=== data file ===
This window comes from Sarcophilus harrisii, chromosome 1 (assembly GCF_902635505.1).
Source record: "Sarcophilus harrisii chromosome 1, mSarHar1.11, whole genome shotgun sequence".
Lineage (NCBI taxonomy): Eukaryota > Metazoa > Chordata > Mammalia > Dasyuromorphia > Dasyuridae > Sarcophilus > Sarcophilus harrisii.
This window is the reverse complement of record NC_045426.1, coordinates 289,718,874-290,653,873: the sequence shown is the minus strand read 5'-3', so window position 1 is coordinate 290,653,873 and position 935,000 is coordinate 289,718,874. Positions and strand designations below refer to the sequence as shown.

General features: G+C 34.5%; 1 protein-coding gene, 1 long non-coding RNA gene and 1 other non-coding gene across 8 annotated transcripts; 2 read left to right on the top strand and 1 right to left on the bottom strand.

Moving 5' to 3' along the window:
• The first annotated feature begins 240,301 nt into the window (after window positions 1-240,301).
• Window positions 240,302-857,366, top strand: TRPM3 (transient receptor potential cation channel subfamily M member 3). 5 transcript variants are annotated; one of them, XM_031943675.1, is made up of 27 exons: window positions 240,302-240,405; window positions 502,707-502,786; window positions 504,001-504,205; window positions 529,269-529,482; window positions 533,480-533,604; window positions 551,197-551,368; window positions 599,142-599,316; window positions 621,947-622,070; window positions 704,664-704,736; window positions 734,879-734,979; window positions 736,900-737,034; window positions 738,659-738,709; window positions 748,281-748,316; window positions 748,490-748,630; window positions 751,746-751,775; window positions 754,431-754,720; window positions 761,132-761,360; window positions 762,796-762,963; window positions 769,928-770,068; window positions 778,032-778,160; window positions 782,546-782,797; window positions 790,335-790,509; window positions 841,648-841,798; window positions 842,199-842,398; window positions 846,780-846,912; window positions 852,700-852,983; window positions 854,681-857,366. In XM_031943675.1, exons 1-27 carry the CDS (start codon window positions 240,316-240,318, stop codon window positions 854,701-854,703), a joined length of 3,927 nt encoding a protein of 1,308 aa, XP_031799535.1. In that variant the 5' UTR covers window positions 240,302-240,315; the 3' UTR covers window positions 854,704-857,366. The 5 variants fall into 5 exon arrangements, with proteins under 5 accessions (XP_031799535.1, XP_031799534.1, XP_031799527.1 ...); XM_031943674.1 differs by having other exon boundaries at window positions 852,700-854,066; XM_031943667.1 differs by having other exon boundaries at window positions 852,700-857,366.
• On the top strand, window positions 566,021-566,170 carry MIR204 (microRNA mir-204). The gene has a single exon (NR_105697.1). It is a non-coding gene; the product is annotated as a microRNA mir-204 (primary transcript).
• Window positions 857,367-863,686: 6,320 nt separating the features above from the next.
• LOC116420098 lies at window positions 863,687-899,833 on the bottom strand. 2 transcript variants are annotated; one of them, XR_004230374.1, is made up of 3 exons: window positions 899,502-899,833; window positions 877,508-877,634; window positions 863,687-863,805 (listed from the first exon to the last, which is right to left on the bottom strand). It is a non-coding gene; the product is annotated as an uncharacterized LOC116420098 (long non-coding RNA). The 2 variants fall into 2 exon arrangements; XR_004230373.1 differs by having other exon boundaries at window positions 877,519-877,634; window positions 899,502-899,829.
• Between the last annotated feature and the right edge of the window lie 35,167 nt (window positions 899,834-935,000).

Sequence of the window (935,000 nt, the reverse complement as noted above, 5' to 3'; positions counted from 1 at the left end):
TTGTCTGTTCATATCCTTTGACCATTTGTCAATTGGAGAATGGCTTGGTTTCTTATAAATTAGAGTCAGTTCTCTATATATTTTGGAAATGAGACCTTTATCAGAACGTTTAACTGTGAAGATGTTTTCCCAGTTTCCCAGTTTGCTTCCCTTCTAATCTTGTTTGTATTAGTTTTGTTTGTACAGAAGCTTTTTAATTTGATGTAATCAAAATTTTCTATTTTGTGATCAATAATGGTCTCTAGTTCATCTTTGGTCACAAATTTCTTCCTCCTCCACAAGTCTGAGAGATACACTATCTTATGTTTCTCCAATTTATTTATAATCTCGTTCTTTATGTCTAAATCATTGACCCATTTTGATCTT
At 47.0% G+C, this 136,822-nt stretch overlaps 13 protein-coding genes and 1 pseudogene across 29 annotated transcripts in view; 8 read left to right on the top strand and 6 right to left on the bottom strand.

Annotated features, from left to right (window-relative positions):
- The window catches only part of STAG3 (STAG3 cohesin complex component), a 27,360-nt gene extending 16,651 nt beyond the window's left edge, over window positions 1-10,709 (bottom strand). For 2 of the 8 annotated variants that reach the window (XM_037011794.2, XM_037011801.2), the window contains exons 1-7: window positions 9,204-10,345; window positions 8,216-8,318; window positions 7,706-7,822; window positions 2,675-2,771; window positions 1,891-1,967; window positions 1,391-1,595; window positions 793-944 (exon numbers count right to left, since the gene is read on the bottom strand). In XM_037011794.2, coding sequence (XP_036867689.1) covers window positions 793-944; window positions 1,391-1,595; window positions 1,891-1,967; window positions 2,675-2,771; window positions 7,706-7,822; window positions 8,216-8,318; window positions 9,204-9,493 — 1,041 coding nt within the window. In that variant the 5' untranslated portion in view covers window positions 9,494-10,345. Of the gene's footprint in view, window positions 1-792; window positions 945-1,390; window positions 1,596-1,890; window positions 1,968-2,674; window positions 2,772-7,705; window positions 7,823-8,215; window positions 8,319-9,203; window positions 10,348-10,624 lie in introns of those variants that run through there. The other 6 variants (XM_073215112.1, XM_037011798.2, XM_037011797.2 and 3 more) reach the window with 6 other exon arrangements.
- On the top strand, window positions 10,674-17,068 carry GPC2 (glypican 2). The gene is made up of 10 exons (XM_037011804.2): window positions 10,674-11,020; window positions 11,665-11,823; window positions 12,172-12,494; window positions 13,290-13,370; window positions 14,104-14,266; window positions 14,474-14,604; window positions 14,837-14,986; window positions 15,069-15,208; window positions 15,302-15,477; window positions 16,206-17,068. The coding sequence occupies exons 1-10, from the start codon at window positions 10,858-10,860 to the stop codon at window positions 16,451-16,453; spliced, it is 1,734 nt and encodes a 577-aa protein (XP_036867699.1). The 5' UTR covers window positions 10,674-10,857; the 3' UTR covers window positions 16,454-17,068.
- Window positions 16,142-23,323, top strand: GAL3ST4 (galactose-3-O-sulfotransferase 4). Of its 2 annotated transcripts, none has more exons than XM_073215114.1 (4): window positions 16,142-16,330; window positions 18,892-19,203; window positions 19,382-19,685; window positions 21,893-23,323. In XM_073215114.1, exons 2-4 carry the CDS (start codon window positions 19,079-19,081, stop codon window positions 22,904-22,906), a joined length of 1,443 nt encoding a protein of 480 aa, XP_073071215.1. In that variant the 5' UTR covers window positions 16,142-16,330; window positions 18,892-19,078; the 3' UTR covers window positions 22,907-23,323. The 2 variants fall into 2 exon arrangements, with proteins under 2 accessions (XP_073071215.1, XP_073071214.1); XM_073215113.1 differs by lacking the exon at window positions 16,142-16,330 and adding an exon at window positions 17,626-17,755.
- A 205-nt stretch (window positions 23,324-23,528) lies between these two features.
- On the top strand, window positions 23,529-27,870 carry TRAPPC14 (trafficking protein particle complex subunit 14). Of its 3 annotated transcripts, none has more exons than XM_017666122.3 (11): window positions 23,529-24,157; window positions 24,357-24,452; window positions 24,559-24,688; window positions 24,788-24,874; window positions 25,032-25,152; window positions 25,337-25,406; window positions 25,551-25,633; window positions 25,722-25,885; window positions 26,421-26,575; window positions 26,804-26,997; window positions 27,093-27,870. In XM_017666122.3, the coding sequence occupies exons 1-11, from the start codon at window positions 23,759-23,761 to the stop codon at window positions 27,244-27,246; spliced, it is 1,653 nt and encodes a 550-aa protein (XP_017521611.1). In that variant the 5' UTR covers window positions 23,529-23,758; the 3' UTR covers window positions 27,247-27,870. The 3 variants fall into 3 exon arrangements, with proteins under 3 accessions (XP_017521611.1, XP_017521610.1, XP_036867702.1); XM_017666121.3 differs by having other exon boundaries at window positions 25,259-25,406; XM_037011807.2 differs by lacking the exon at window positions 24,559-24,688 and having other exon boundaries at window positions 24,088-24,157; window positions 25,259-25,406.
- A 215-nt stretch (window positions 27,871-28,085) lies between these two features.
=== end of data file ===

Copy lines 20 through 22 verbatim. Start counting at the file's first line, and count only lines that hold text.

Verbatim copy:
- A 205-nt stretch (window positions 23,324-23,528) lies between these two features.
- On the top strand, window positions 23,529-27,870 carry TRAPPC14 (trafficking protein particle complex subunit 14). Of its 3 annotated transcripts, none has more exons than XM_017666122.3 (11): window positions 23,529-24,157; window positions 24,357-24,452; window positions 24,559-24,688; window positions 24,788-24,874; window positions 25,032-25,152; window positions 25,337-25,406; window positions 25,551-25,633; window positions 25,722-25,885; window positions 26,421-26,575; window positions 26,804-26,997; window positions 27,093-27,870. In XM_017666122.3, the coding sequence occupies exons 1-11, from the start codon at window positions 23,759-23,761 to the stop codon at window positions 27,244-27,246; spliced, it is 1,653 nt and encodes a 550-aa protein (XP_017521611.1). In that variant the 5' UTR covers window positions 23,529-23,758; the 3' UTR covers window positions 27,247-27,870. The 3 variants fall into 3 exon arrangements, with proteins under 3 accessions (XP_017521611.1, XP_017521610.1, XP_036867702.1); XM_017666121.3 differs by having other exon boundaries at window positions 25,259-25,406; XM_037011807.2 differs by lacking the exon at window positions 24,559-24,688 and having other exon boundaries at window positions 24,088-24,157; window positions 25,259-25,406.
- A 215-nt stretch (window positions 27,871-28,085) lies between these two features.